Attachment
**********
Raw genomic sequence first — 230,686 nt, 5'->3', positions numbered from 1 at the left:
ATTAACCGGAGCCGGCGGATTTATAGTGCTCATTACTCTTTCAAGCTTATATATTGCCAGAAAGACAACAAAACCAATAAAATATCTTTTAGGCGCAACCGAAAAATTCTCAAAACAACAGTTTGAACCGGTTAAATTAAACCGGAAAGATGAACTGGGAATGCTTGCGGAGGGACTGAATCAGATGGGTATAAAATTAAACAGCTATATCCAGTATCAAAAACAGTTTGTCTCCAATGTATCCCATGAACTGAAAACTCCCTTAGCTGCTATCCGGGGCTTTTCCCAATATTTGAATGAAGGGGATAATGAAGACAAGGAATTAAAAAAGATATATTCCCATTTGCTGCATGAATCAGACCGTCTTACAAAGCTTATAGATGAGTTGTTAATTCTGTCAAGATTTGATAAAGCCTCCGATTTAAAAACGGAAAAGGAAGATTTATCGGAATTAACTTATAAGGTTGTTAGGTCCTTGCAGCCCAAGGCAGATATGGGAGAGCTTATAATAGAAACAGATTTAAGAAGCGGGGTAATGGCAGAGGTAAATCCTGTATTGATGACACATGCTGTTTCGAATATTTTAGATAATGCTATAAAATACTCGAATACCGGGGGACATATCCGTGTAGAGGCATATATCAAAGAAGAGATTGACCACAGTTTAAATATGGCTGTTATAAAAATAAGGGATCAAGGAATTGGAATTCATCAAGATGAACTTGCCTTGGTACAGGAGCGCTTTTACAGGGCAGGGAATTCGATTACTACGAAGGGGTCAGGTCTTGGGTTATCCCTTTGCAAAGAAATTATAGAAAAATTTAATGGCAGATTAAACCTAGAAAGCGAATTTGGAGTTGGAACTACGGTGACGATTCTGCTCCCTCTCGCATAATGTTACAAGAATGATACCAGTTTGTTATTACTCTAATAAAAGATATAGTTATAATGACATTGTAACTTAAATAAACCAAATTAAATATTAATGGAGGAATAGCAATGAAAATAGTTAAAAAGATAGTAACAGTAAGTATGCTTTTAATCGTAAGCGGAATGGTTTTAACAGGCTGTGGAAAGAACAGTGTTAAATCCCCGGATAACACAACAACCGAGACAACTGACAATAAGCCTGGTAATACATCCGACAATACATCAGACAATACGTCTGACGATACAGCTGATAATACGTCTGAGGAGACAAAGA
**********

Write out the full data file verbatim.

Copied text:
Raw genomic sequence first — 230,686 nt, 5'->3', positions numbered from 1 at the left:
ATTAACCGGAGCCGGCGGATTTATAGTGCTCATTACTCTTTCAAGCTTATATATTGCCAGAAAGACAACAAAACCAATAAAATATCTTTTAGGCGCAACCGAAAAATTCTCAAAACAACAGTTTGAACCGGTTAAATTAAACCGGAAAGATGAACTGGGAATGCTTGCGGAGGGACTGAATCAGATGGGTATAAAATTAAACAGCTATATCCAGTATCAAAAACAGTTTGTCTCCAATGTATCCCATGAACTGAAAACTCCCTTAGCTGCTATCCGGGGCTTTTCCCAATATTTGAATGAAGGGGATAATGAAGACAAGGAATTAAAAAAGATATATTCCCATTTGCTGCATGAATCAGACCGTCTTACAAAGCTTATAGATGAGTTGTTAATTCTGTCAAGATTTGATAAAGCCTCCGATTTAAAAACGGAAAAGGAAGATTTATCGGAATTAACTTATAAGGTTGTTAGGTCCTTGCAGCCCAAGGCAGATATGGGAGAGCTTATAATAGAAACAGATTTAAGAAGCGGGGTAATGGCAGAGGTAAATCCTGTATTGATGACACATGCTGTTTCGAATATTTTAGATAATGCTATAAAATACTCGAATACCGGGGGACATATCCGTGTAGAGGCATATATCAAAGAAGAGATTGACCACAGTTTAAATATGGCTGTTATAAAAATAAGGGATCAAGGAATTGGAATTCATCAAGATGAACTTGCCTTGGTACAGGAGCGCTTTTACAGGGCAGGGAATTCGATTACTACGAAGGGGTCAGGTCTTGGGTTATCCCTTTGCAAAGAAATTATAGAAAAATTTAATGGCAGATTAAACCTAGAAAGCGAATTTGGAGTTGGAACTACGGTGACGATTCTGCTCCCTCTCGCATAATGTTACAAGAATGATACCAGTTTGTTATTACTCTAATAAAAGATATAGTTATAATGACATTGTAACTTAAATAAACCAAATTAAATATTAATGGAGGAATAGCAATGAAAATAGTTAAAAAGATAGTAACAGTAAGTATGCTTTTAATCGTAAGCGGAATGGTTTTAACAGGCTGTGGAAAGAACAGTGTTAAATCCCCGGATAACACAACAACCGAGACAACTGACAATAAGCCTGGTAATACATCCGACAATACATCAGACAATACGTCTGACGATACAGCTGATAATACGTCTGAGGAGACAAAGA